Thursday, June 16, 2011

Louvered Bi-Fold Doors Turned Patinaed Shutters

I always like having shutters in my boutique so anytime I find a pair at one of my "sources" I usually pick them up. Unfortunatley for me, the ones I find don't usually look so great the way that I find them. But with a little paint & glaze or wax they can be easily transformed to look like they have a weathered finish that came from years of use.

I couldn't find a before shot of this pair so this picture of a similar pair will have to do. The finish on mine was a little darker than these the other difference was that mine had solid panels on the bottom half.

Here's what mine look like after a sparse dry brushing with some turquoise paint I picked up at Re-Store, as you can see I just went right over the hinges & everything. It takes A LOT longer to paint the louvered section by hand than if you were spraying it but to achieve this finish it's nessecary. I chose to let a good amount of the original wood finish show through (which looks really red in these shots).

After the paint dried I brushed a chocolate color glaze over the top to age them out & finished them with Minwax's clear Finishing Wax Paste - looking back I wish I would've used a brown wax to add to the patinaed look.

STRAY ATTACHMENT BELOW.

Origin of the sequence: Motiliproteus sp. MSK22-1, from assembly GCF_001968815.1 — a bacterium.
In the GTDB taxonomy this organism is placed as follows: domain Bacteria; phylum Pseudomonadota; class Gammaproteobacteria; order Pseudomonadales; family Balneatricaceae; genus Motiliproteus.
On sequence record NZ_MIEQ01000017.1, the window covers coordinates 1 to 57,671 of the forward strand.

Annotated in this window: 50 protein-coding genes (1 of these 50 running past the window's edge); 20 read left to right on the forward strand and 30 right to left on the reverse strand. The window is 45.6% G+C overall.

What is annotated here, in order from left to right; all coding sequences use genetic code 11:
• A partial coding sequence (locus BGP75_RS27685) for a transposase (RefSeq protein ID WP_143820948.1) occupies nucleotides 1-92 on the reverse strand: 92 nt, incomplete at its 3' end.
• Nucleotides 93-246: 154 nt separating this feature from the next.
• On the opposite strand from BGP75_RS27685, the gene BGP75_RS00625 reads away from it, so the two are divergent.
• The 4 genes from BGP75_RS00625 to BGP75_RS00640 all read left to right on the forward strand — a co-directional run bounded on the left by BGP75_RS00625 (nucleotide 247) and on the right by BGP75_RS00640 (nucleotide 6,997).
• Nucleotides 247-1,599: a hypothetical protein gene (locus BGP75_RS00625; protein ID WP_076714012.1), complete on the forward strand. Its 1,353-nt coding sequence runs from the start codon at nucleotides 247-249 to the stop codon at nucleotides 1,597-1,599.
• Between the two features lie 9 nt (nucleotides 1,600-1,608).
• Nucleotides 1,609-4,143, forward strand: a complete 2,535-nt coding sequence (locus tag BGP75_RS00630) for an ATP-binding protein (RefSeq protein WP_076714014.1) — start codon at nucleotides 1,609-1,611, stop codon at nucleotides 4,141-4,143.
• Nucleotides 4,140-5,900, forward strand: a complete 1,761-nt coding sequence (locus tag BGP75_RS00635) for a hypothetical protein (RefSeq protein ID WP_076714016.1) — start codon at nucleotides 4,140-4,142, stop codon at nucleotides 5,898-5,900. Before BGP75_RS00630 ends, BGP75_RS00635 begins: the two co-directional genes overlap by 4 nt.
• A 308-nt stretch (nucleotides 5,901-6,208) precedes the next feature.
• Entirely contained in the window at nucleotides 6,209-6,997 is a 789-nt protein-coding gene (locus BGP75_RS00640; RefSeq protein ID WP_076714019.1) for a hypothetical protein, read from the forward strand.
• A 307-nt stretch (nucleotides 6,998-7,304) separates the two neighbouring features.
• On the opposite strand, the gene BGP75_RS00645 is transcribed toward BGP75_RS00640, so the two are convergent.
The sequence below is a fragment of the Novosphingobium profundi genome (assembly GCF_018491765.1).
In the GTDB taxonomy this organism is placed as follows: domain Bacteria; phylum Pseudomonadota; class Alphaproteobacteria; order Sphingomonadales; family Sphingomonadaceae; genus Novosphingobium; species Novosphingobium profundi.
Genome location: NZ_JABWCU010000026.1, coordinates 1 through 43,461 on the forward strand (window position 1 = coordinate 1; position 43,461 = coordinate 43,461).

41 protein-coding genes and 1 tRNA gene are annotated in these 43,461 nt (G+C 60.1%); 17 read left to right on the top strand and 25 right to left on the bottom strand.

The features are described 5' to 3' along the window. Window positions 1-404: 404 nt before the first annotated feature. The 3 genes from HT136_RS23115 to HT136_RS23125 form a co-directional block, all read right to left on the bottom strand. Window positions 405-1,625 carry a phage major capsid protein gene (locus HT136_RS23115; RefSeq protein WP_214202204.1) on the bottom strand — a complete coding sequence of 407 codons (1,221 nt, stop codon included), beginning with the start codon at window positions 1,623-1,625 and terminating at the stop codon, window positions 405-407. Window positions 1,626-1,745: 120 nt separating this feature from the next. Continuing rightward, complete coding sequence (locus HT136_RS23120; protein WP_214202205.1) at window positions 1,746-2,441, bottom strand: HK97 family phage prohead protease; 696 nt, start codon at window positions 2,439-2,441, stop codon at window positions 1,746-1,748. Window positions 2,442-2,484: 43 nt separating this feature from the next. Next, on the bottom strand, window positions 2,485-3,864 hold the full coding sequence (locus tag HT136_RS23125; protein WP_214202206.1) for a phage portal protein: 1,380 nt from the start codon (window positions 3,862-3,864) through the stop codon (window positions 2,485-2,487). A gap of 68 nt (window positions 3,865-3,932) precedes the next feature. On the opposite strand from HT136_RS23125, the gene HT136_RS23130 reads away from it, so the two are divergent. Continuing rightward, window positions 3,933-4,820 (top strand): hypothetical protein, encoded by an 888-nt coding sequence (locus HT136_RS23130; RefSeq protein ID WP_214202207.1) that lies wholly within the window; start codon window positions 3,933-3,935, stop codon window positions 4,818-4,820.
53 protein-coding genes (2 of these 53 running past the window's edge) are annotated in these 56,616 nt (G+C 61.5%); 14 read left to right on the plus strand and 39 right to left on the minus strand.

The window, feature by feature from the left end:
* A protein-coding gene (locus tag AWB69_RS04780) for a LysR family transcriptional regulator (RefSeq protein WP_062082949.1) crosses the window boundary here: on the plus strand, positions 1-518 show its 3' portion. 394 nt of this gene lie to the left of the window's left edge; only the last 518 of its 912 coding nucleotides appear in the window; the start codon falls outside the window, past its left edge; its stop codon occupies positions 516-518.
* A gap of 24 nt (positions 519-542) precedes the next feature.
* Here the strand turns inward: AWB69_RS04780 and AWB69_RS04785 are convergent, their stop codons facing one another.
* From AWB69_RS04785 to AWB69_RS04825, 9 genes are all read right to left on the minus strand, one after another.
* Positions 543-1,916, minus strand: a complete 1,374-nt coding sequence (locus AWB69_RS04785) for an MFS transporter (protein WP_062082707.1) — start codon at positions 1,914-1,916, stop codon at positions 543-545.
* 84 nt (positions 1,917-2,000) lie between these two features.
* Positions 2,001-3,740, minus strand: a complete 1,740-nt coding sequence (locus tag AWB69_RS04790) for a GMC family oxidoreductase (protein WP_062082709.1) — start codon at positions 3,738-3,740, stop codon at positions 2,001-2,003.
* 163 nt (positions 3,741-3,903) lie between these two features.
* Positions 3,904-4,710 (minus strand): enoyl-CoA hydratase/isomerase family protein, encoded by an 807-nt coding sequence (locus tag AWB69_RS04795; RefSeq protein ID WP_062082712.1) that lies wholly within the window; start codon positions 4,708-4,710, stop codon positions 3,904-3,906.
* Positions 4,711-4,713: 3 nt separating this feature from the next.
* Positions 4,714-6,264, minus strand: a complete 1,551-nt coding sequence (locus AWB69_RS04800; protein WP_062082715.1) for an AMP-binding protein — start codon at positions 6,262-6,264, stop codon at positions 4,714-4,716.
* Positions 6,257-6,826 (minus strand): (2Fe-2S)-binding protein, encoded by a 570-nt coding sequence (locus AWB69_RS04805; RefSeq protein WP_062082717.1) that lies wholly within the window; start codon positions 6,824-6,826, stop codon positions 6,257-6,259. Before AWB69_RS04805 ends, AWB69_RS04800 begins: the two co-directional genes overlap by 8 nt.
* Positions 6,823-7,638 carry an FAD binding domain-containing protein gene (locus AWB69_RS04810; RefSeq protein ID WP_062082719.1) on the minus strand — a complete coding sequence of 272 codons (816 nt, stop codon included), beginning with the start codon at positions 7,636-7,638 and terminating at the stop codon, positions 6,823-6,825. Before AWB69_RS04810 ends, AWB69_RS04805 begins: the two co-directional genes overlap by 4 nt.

Here they are leaned up behind my French Farmhouse Daybed in my boutique. If you're a frequent Revamped reader you've probably seen these in the background of a few other shots. Although they were put on layaway shortly after I brought them in, the customer didn't pick them up right away so I got to show them off in my space a little bit longer. I have to say, they were pretty hard to photograph because of the louvered section & actually looked a lot better in person.

I had to throw my favorite picture with the shutters in. My three year old Olivia always sneaks in to the shot whenever she sees me take out the camera to get pictures of my work. If were up to her she would be the only thing I took pictures of, look at what a little poser she is! She knows she's cute!